Sheikh Sultan Bin Tahnoon Al Nahyan, Chairman of TDIC and Abu Dhabi Tourism and Culture Authority (TCA Abu Dhabi), alongside TDIC’s senior management, witnessed the first concrete pour for one of the four piers that are to hold the dome of the Louvre Abu Dhabi.
The dome which has a diameter of 180 metres and is expected to weigh more than 7,000 tonnes – almost the weight of the Eiffel Tower, will be supported in four points only. The dome will rest nine metres high at the entrance of the museum and will reach up to 30 metres high on the inside. The design concept behind the laced dome is to reflect the interlaced palm trees traditionally used as roofing material in the region, allowing the sun to shine through like “a rain of light.” It was designed so the roof primarily acts as a shading canopy to protect the outside plaza and building below from the radiant heat of the sun, providing local comfort and reducing building energy consumption. The museum, which will be surrounded with water, gives the illusion of a floating structure. Work on the dome is expected to be complete by the end of 2014.
The construction of the Louvre Abu Dhabi, set to open in Saadiyat Cultural District in 2015, was awarded to Arabtec-led joint venture with Constructora San Jose SA and Oger Abu Dhabi LLC in January this year. Louvre Abu Dhabi has achieved major developmental milestones with the finishing of the building’s detailed design and the completion of the infrastructure, which encompassed marine, excavation, piling and substructure works.
Mubarak Hamad Al Muhairi, Managing Director of TDIC, said: “We’re delighted to witness the first concrete pour for the foundation that is going to hold up the unique dome of Louvre Abu Dhabi. This is an important time for us because it’s symbolic of moving into a new construction stage and most importantly getting another step closer towards realizing our landmark project. This is a world-class museum with a one-of-its-kind design and TDIC is closely monitoring its development.” A temporary platform in the sea, where the entire building will be constructed on, was built in 2009 to allow all works to take place in a dry environment. Upon completion of the building, including the marine works, the 40-metre high concrete walls currently built in the sand will be removed to allow seawater to flow in gradually. More than 4,000 steel and reinforced concrete piles – a total volume of 21,000 cubic metres of concrete – were driven into the ground to serve as a base for the Louvre Abu Dhabi building. The final stage includes marine works and removal of temporary land platforms which will be completed in 2015 when this world-class building transforms into an island of its own.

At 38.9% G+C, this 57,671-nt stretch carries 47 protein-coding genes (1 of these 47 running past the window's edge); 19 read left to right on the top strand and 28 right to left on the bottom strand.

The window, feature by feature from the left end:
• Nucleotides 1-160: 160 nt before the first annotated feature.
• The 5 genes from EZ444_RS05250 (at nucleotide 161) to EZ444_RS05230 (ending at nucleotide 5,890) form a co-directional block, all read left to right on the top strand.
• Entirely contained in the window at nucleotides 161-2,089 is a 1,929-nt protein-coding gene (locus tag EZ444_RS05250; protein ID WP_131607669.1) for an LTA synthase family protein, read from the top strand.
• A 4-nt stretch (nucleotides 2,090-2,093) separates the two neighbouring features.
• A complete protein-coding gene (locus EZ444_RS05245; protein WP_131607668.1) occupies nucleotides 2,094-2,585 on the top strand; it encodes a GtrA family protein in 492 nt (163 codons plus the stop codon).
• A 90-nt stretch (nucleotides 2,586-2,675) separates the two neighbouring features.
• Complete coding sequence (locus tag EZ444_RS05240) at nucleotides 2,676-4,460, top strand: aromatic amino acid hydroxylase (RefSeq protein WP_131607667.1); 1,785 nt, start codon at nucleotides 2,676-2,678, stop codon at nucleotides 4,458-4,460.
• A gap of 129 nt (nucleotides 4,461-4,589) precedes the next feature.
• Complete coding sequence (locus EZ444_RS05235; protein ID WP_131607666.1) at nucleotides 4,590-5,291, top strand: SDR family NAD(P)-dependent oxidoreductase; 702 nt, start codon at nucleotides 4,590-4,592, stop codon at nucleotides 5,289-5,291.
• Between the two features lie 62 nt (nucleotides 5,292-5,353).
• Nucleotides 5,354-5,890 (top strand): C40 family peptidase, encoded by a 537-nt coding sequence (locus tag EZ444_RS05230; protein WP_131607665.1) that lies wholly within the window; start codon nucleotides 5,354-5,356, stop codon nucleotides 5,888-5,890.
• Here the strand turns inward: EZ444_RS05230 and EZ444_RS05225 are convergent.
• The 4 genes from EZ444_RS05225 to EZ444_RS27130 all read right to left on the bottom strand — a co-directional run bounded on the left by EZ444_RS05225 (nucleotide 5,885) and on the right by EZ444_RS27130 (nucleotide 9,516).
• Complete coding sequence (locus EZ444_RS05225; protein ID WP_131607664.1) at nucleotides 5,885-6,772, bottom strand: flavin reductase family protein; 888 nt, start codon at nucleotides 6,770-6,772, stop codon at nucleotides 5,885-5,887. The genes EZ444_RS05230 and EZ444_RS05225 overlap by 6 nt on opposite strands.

Designed by Pritzker-prize winning architect Jean Nouvel, the Louvre Abu Dhabi will encompass 9,200 square metres of art galleries. The 6,681-square-metre Permanent Gallery will house the museum’s permanent collection taking the visitor through a universal journey from the most ancient to contemporary through art works from different civilisations. The Temporary Gallery will be a dedicated space of 2,364 square metres presenting temporary exhibitions of international standards.
The Louvre Abu Dhabi will be one of the premier cultural institutions located in the heart of the Saadiyat Cultural District that are unprecedented in scale and scope. These feature Zayed National Museum, which will open in 2016, and Guggenheim Abu Dhabi, which will open in 2017 – both also designed by world-renowned Pritzker-prize winning architects. All this adds to the appeal of Saadiyat which exudes an exclusive lifestyle through the island’s high-end residential, leisure, cultural and tourism facilities.